Barely saying more than two-word sentences all week, during ‘Hey Jude’ Dad actually tapped his knee and silently mouthed the words.
“Hey Jude, don't make it bad.
Take a sad song and make it better.”
I guess that’s what I was trying to do in December…
Take Dad’s sad song and make it better.
It was the most he’d been outside in a week, and the entire experience was PERFECT.
As a bonus, it was a musical treat all of his caretakers were able to enjoy…
A brief respite from the responsibilities of sustaining someone’s life.
Me, Mom, Dad, my brother, and his wife – collectively feeling JOY from one of life’s most beautiful gifts… Music. 🎵
And my husband, at home with our three young children so I could be fully present without worry.
As they say, “It takes a village.”
After Jeremy left, we stayed outside for a full hour going around the circle sharing about our favorite concerts throughout the years.
For Dad, (in no particular order) it was Cyndi Lauper, Rod Stewart, Cher, and all-day concerts in the ’60’s.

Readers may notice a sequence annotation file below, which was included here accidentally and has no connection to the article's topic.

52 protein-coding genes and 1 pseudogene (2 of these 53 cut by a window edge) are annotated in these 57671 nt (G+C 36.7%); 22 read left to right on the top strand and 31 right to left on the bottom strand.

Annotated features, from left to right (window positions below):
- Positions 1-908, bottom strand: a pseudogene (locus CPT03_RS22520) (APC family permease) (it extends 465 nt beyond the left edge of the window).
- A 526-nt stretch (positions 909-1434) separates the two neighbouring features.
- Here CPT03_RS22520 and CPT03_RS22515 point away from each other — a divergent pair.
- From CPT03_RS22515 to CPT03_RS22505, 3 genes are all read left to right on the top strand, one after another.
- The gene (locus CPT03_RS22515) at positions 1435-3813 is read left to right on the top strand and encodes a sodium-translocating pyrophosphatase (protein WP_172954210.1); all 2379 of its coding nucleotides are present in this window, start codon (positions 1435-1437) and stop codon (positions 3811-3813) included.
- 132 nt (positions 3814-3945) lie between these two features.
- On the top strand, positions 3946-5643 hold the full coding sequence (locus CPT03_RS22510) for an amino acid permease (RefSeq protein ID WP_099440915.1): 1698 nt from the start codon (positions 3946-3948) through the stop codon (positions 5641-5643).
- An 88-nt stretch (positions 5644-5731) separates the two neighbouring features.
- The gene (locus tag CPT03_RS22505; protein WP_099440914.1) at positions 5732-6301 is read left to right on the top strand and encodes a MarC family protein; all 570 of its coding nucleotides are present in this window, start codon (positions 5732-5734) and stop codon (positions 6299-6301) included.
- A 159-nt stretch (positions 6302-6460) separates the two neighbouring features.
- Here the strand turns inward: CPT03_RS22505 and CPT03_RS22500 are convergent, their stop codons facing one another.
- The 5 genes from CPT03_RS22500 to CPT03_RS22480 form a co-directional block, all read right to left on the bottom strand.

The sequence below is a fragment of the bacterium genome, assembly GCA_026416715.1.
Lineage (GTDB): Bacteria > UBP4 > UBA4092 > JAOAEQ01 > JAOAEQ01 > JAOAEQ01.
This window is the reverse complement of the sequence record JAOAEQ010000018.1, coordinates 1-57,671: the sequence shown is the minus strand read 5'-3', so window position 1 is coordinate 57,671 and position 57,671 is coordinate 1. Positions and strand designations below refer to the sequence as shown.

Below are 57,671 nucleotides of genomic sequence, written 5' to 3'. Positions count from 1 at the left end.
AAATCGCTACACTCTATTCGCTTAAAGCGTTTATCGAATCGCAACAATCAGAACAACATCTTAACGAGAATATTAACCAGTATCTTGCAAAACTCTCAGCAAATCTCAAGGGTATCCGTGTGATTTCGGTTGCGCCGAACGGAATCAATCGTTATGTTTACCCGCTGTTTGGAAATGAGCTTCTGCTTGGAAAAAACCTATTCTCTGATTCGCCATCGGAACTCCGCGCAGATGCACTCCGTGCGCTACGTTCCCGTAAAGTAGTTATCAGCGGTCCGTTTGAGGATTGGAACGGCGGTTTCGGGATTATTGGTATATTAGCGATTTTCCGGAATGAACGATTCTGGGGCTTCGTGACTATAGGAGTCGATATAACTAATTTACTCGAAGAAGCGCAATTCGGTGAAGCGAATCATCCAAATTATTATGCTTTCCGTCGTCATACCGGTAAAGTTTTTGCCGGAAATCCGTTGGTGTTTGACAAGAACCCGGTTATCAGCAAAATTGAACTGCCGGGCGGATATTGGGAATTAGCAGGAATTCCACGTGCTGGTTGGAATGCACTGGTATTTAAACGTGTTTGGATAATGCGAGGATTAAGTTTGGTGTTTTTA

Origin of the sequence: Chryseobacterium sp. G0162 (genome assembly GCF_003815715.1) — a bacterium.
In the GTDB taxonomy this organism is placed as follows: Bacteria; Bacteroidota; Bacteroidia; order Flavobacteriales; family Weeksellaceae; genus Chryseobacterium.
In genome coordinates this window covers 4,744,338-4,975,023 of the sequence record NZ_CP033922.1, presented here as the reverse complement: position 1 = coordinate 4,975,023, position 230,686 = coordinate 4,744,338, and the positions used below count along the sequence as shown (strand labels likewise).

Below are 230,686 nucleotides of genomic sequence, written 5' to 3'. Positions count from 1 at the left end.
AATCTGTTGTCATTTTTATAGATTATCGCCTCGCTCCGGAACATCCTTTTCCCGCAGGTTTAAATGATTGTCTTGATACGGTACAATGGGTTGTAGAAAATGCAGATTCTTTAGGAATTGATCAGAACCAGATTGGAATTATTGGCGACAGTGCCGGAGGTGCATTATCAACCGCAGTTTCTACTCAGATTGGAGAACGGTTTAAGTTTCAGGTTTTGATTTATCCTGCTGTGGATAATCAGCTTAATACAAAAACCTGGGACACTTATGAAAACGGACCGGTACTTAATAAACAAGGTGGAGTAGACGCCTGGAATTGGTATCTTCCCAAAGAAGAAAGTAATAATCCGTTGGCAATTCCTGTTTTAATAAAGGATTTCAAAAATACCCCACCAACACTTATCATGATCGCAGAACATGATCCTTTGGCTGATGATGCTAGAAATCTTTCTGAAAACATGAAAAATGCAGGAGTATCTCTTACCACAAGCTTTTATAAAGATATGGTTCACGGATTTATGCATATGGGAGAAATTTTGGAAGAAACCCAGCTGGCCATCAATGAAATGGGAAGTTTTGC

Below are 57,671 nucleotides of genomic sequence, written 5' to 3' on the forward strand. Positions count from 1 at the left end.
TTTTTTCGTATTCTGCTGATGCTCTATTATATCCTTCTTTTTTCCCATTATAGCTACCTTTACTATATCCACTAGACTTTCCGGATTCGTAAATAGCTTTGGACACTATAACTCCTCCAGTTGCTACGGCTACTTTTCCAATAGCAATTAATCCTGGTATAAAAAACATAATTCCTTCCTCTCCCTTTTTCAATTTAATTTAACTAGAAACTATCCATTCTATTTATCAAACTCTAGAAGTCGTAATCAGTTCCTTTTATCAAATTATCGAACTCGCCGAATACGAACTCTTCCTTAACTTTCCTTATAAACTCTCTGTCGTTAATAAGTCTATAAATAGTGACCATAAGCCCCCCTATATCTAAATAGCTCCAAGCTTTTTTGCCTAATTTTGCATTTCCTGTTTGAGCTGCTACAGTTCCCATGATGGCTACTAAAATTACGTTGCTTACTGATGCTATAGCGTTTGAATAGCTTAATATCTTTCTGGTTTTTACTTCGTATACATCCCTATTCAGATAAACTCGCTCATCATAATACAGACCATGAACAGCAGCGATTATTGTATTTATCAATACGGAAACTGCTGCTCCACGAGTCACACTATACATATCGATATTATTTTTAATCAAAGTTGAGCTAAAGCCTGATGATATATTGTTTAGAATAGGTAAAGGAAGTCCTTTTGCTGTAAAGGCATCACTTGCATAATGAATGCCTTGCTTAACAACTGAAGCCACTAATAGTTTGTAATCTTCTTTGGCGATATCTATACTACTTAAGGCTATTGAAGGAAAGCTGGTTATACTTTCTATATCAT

He only spoke about 20 words in that hour, but he listened…
He breathed in the crisp air.
He was there.
It takes me hours to fall asleep these days.
Yet my eyes feel so tired.
I close them and each thought chases the other in a loop.
His frail physical appearance imprinted on my mind.
Knowing he is here today.
I’m trying to go with the flow of it all.
“This is just life,” I remind myself. “This happens every day all over the world.”
This is my DAD.
He’s very short of breath these days.
When my kids are short of breath after being upset about something, I place one hand on their heart and one hand on mine, slowly breathing together.
My pace transfers to them.